Dem Whitten to challenge incumbent Porter County prosecutor
By Amy Lavalley Post-Tribune correspondent June 13, 2014 2:34PM
Updated: July 15, 2014 6:10AM
VALPARAISO — Portage attorney Stacey Whitten announced Friday she will run for Porter County prosecutor on the Democratic ticket in November.
Whitten, the first woman to run for the office, will face Republican Brian Gensel, the incumbent, who was unopposed in the May primary. He was first elected in 2006.
Whitten has been a practicing attorney since 2005 and is a partner in the firm Whitten and Whitten with her husband, Dan Whitten, who is president of the Porter County Council. In a prepared statement, she said she spent several months contemplating a campaign.
“I have spent time talking to many individuals and families in Porter County as well as members of the criminal justice system, and I believe that a change is necessary in the leadership of the Prosecutor’s Office.”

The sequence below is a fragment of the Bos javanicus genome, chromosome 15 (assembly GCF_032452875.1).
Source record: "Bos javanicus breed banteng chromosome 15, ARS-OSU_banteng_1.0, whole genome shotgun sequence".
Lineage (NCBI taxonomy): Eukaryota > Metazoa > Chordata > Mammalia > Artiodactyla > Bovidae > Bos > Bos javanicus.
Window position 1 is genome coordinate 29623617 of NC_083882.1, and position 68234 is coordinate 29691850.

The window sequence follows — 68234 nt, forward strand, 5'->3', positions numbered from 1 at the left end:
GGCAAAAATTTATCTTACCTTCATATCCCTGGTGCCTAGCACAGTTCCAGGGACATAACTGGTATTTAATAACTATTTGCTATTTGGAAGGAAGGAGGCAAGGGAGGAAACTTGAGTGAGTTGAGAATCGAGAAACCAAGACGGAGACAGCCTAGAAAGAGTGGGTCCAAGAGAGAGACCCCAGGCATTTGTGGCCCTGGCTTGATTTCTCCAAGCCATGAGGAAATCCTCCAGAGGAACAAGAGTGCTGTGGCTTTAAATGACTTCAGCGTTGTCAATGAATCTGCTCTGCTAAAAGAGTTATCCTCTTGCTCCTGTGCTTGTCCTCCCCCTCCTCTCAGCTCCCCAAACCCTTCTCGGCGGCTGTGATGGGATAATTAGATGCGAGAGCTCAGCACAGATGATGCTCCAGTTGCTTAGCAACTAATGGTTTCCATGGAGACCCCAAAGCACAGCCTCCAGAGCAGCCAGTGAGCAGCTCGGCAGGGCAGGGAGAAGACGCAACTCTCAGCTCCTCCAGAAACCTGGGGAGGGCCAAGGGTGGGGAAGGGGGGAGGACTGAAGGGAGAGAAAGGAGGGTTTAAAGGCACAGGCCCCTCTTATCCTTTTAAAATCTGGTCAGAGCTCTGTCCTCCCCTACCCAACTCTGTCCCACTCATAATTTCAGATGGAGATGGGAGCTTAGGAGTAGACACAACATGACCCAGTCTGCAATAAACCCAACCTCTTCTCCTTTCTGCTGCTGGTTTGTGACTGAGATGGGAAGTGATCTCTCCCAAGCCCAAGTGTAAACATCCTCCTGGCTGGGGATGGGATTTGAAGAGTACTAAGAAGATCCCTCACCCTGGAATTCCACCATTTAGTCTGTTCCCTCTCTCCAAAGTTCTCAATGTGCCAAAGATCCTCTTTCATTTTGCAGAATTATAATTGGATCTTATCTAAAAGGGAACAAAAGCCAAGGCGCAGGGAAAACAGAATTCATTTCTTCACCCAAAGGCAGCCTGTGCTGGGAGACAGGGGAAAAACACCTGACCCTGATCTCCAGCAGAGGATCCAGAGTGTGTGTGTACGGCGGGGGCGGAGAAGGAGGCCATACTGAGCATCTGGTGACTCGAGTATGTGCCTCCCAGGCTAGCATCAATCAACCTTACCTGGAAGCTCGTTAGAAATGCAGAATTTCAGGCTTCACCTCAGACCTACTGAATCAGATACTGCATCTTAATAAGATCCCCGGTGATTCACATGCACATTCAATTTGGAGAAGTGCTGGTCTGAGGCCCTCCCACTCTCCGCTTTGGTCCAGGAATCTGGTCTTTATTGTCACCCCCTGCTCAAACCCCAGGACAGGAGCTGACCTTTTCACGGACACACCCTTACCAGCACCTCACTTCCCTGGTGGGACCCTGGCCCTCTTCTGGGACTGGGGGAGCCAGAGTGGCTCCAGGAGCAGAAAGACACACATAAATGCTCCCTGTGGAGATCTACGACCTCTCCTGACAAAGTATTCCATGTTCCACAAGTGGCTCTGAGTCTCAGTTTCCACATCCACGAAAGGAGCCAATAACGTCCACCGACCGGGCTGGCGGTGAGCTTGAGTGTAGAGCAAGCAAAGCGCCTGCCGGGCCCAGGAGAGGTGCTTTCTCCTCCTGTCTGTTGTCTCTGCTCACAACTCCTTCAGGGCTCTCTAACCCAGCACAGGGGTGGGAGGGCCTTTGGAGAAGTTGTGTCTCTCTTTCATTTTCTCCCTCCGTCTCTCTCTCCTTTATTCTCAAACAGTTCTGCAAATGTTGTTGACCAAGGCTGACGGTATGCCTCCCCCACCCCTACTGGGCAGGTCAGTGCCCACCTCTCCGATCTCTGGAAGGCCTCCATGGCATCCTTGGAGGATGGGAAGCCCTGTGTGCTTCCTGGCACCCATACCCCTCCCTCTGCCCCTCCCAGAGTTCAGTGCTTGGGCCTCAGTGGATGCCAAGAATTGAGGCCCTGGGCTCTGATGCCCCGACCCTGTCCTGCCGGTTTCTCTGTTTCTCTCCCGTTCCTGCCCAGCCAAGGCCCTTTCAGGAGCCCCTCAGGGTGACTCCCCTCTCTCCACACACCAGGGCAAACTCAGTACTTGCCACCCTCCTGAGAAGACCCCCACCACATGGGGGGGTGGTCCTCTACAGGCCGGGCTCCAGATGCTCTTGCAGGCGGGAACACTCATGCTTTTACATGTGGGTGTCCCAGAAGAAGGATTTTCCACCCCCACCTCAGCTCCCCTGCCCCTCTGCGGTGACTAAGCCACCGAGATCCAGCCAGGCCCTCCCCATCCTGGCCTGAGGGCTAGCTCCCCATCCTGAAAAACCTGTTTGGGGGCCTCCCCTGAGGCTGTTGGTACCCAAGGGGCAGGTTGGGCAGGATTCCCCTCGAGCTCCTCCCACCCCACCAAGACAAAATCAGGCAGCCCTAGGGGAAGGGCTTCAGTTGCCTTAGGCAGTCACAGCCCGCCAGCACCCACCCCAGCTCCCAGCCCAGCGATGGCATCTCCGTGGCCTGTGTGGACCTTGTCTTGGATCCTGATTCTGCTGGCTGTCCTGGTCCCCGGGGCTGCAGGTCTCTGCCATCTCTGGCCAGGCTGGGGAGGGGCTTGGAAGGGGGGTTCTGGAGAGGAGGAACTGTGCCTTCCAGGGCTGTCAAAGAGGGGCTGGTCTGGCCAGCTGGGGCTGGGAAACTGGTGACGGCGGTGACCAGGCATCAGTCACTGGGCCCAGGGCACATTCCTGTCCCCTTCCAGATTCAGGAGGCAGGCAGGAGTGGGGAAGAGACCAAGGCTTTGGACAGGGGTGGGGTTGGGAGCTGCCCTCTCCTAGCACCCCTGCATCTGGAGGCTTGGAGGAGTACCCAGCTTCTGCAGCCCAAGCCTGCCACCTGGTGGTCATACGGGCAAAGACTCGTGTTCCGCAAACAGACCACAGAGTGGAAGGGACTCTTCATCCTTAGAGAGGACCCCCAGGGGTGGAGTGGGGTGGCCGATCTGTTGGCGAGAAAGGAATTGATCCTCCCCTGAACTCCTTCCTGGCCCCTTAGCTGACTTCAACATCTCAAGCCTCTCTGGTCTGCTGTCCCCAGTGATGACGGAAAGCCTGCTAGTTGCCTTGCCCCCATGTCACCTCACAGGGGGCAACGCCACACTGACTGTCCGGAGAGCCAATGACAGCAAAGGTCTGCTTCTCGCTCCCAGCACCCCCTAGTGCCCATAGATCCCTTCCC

Whitten is a graduate of Indiana University and John Marshall Law School. She is a former public defender, and is an assistant city attorney and serves as city prosecutor, a position she’s held for seven years.
Whitten previously worked with struggling mothers and fathers in the Lake County IV-D Child Support Division and, while in law school, also worked in the Lake County Prosecutor’s Drug Unit.
Because there was no Democratic candidate in the May primary, Whitten was recently slated by Porter County Democratic Chairman Jeffery Chidester.
“I am honored to put Stacey Whitten’s name on the November ballot,” he said. “I not only believe that Stacey will be a great candidate, but she will bring a new and fresh perspective to the Porter County Prosecutor’s Office.”
Gensel offered a quick response to Whitten’s announcement.
In an email to the Post-Tribune, Gensel attached a copy of a 2011 Indiana Supreme Court reprimand for both Whittens for misrepresenting their qualifications as bankruptcy attorneys and pointed to Stacey Whitten’s inexperience.
“The Prosecuting Attorney is the chief law enforcement officer in the county. It is not a job for novices,” Gensel said in a statement. “It is certainly not a job for a bankruptcy attorney with no real prosecution experience.”